Sunday August 2nd, 2015, 8:23 am (EDT)

The Socialist Feminist Project

Some would say socialist feminism is an artifact of the 1970s. It flowered with the women’s liberation movement, as a theoretical response to what many in the movement saw as the inadequacies of Marxism, liberalism, and radical feminism, but since then it has been defunct, both theoretically and politically. I think this view is mistaken… | more |

Students and Workers in the Transition to Socialism: The Singer Model

Daniel Singer’s first book was Prelude to Revolution: France in May 1968, published in 1970. There he posed the question: “Could it be that a socialist revolution is beginning, that Marxism is returning to its home ground, the advanced countries for which it was designed?” And he answered his own question, Yes. The main message of the May crisis was that a “revolutionary situation can occur in an advanced capitalist country”… | more |

February 2003 (Volume 54, Number 9)

February 2003 (Volume 54, Number 9)

On December 19, 2002 U.S. Secretary of State Colin Powell declared that the 12,000 page document that Iraq delivered to the United Nations on December 7, listing its secret weapons programs together with any dual use agents that could be used in proscribed weapons systems, contained significant omissions. It thus constituted, in the view of the Bush administration, a further “material breach” in Iraq’s obligations under current U.N. resolutions. All of this was meant to add to Washington’s case for waging a war on Iraq, ostensibly in order to “disarm” it… | more |

The People of Vieques, Puerto Rico vs. the United States Navy

On April 19, 1999, two F-18 jets mistook the navy’s red-and-white checked observation post on the island of Vieques, Puerto Rico for a target, and dropped 500 pound bombs on it. Vieques resident David Sanes was working at the observation post as a security guard for the navy. He was killed almost instantly. Three other men from Vieques were seriously injured. Sanes’ death sparked a wave of protest—civil disobedience, marches, petitions, resolutions, and lobbying—which resulted in the promise, made by then U.S. President Clinton and reiterated by his successor, that the navy will leave Vieques by May 2003. The navy says these plans will not be affected by war on Iraq. As veterans of earlier navy promises, the Viequenses, and the people of Puerto Rico, are wary… | more |

Land and Identity in Mexico: Peasants Stop an Airport

In a three-week period in the summer of 2002, national and international attention was drawn to a fast and furious clash between forces unleashed by the globalized world economy and peasants in a small village within the larger Mexico City urban area. The Mexican federal government attempted to expropriate the peasants’ land to make way for a sorely needed new international airport. The existing airport, with only two runways, was clearly inadequate. A new airport with six runways would bring the country’s air transport infrastructure up to modern standards, a necessity for any country seeking to be competitive in the global economy. The peasants balked at selling their land and in the end they prevailed, seemingly against all odds… | more |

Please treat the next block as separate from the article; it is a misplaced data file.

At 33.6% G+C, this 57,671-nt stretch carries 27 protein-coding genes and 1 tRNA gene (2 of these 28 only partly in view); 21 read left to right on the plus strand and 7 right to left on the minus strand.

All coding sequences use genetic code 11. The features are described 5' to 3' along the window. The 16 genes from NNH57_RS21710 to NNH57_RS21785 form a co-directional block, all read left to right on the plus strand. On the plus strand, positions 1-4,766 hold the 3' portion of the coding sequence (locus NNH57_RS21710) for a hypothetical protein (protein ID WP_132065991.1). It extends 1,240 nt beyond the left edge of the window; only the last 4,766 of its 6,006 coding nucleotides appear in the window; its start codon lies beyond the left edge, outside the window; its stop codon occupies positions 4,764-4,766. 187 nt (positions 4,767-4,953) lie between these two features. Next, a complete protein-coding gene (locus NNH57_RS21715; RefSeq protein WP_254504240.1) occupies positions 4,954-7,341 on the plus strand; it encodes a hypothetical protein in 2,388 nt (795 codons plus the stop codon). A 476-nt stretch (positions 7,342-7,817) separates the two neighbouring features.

Lula Won!

Many friends have written to me since the victory of “Lula” da Silva, elected as Brazil’s president. I thank you all. We need your good wishes, and especially we need your continuing vital opposition to the U.S. government’s aggression… | more |

January 2003 (Volume 54, Number 8)

January 2003 (Volume 54, Number 8)

“The American health care system is confronting a crisis.” This was the not very surprising conclusion of a study by a National Academy of Science panel on the U.S. health care system, carried out at the request of the administration and released in November 2002 www.nap.edu/books/0309087074/html. The report, entitled Fostering Rapid Advances in Health Care, describes conditions that are little short of horrendous. Health care costs are increasing at an annual rate in excess of 12 percent. The insured are receiving far fewer benefits while paying much more in out-of-pocket expenses. States in fiscal trouble are cutting benefits for Medicaid and other health programs. The number of uninsured has climbed to 41.2 million or 14.5 percent of the U.S. population. This means that one in seven individuals in the United States lacks any health care coverage whatsoever, and many more have inadequate coverage. A quarter of U.S. children aged to nineteen to thirty-five months are deficient in immunizations. Tens of thousands of individuals die every year from medical errors and many more than that from injuries caused by the health system… | more |

A Planetary Defeat: The Failure of Global Environmental Reform

The first Earth Summit in Rio de Janeiro, Brazil in 1992 generated hopes that the world would at long last address its global ecological problems and introduce a process of sustainable development. Now, with a second summit being held ten years later in Johannesburg, that dream has to a large extent faded. Even the principal supporters of this process have made it clear that they do not expect much to be achieved as a result of the Johannesburg summit, which is likely to go down in history as an absolute failure. We need to ask ourselves why.… | more |

Neoliberalism and Resistance in South Africa

An aspect of the transition from apartheid to democracy in South Africa was inadvertently captured at the opening of the World Economic Forum (WEF) meeting held at the International Convention Centre in Durban, in June 2002, as the police arrived with a massive show of force and drove protesters away from the building with batons and charging horses. One of the organizers of the WEF was approached by an incred- ulous member of the foreign media and asked about the right to protest in the “new South Africa.” The organizer pulled out the program and, with a wry smile, pointed to an upcoming session entitled “Taking NEPAD to the People.” He said he could not understand the protests because the “people” have been accommodated.… | more |